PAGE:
• Optimal Team Characteristics• Effects of team characteristics on individuals achieving a 5% weight loss Greater social influence for weight loss increased the likelihood Having more teammates in the weight loss division increased the likelihoodLeahey et al., Obesity, in press Copyright © 2012 ShapeUp, Inc. Confidential & Proprietary. 26
    • Team Effect For Physical Activity• Team members influenced individual physical activity outcomes• Individuals on the same team achieved similar increases in physical activity (ICC = 0.09)Leahey et al., Prev Med, 2010 Copyright © 2012 ShapeUp, Inc. Confidential & Proprietary. 27
    • Optimal Team Characteristics• Team characteristics influenced individual activity outcomes Individuals on teams that had high levels of activity within the first two weeks of the Shape Up program achieved the greatest increases in activityLeahey et al., Prev Med, 2010 Copyright © 2012 ShapeUp, Inc. Confidential & Proprietary. 28
    • Key Insights From This Research• Social networks impact weight loss and physical activity• Wellness programs should tap the organic social influence potential of coworkers, friends, and family to enhance weight loss and activity outcomes Ensure that everyone on the same team is working towards a similar health goal Set team goals to maximize social accountability and encourage regular reporting of individual progress Promote a culture of social support and cohesion among team members by offering teambuilding activities Copyright © 2012 ShapeUp, Inc. Confidential & Proprietary. 29
    • Next Steps For Our Research• Conduct a randomized trial comparing an “optimal” team environment to an “average” or “poor” team environment and examine the effects on weight loss and physical activity outcomes• Further examine the social influence processes by which social networks impact health Social norms Social modeling Peer accountability Social support Copyright © 2012 ShapeUp, Inc. Confidential & Proprietary. 30
    • Implications For Population Health Management Copyright © 2012 ShapeUp, Inc. Confidential & Proprietary. 31
    • Turns Out Dr. Christakis Was Right“…Social influence also suggests that it may be possible toharness this same force to slow the spread of obesity.Network phenomena might be exploited to spread positivehealth behaviors.”-Nicholas Christakis, M.D. Copyright © 2012 ShapeUp, Inc. Confidential & Proprietary. 32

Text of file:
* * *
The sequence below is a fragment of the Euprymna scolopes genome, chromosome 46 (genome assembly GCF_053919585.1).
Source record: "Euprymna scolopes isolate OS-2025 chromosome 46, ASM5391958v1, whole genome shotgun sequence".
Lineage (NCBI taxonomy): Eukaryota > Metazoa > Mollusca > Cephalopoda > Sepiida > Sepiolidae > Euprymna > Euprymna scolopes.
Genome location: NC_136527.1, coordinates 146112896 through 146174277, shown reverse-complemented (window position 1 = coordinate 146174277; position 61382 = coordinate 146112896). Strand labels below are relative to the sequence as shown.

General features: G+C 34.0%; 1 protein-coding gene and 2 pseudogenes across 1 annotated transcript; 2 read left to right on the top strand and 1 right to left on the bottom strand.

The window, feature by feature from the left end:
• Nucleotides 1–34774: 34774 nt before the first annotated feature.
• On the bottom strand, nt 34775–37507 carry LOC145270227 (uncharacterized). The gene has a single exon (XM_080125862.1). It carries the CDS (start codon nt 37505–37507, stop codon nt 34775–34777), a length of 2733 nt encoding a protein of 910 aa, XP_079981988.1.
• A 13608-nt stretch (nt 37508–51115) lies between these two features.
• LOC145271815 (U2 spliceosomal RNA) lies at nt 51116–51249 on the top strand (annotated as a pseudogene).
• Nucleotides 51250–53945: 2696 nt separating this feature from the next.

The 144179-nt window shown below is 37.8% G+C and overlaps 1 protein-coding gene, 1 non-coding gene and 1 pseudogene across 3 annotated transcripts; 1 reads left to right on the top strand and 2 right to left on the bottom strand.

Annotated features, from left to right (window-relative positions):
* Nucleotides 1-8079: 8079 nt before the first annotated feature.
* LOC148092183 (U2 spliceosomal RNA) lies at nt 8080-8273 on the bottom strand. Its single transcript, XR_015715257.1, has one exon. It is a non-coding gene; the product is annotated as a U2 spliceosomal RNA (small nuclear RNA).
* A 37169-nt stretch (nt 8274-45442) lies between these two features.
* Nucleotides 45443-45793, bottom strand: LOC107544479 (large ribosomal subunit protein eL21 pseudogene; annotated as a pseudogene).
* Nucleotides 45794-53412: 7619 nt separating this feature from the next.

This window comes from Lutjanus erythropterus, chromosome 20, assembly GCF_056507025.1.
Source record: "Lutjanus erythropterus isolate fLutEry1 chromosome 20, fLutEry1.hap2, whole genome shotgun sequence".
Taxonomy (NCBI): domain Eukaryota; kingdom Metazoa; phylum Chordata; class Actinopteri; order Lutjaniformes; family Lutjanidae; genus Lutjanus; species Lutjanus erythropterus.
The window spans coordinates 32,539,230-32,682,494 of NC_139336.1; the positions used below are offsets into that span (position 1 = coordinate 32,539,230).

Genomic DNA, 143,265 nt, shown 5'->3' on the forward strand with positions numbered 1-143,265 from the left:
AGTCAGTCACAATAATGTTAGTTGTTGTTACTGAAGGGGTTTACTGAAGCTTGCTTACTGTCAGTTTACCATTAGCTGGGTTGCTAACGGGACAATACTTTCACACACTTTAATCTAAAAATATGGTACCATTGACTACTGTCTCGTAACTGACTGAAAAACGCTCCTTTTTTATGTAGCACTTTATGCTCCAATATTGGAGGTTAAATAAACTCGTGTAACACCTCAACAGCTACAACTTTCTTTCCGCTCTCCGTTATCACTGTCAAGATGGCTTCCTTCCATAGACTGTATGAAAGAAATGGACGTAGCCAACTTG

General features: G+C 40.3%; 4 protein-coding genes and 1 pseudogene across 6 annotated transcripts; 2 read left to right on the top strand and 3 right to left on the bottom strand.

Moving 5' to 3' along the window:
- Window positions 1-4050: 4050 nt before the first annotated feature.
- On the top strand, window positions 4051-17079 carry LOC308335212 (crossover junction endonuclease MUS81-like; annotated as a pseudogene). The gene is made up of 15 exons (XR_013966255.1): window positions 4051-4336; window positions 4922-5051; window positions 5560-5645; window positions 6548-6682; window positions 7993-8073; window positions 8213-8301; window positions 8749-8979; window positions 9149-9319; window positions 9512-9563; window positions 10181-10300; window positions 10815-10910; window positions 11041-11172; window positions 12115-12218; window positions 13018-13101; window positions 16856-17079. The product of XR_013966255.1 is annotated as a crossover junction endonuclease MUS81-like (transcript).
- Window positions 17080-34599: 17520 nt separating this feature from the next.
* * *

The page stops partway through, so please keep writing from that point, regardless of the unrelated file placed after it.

• Copyright © 2012 ShapeUp, Inc. Confidential & Proprietary. 33
    • Key Takeaways from Today’s Webinar Health behaviors, like many other human behaviors, spread in social networks Unhealthy outcomes that spread include obesity and alcohol consumption Healthy outcomes that spread include smoking cessation, increased physical activity, and weight loss Interventions that target key influencers are more likely to achieve maximum engagement and activity Interventions that promote social influence, teamwork, and shared goals are likely to produce better outcomes Copyright © 2012 ShapeUp, Inc. Confidential & Proprietary. 34
    • How You Can Leverage This Knowledge For Success Copyright © 2012 ShapeUp, Inc. Confidential & Proprietary. 35
    • How You Can Leverage Social Influence 1• Map the social network of your population 2• Facilitate peer-to-peer recruitment through influencers 3• Focus on organizing teams and groups for wellness 4• Promote teamwork and peer support 5• Utilize competitions to organize & motivate 6• Share results & comparisons to promote accountability 7• Link incentives to team goals and team outcomes Copyright © 2012 ShapeUp, Inc. Confidential & Proprietary. 36
    • Take Our Health + Technology Survey!• How is technology shaping the way you help your employees manage their health?• 10 minute online survey• Chance to win a Fitbit activity tracker! Copyright © 2012 ShapeUp, Inc. Confidential & Proprietary. 37
    • 38Copyright © 2012 ShapeUp, Inc. Confidential & Proprietary. 38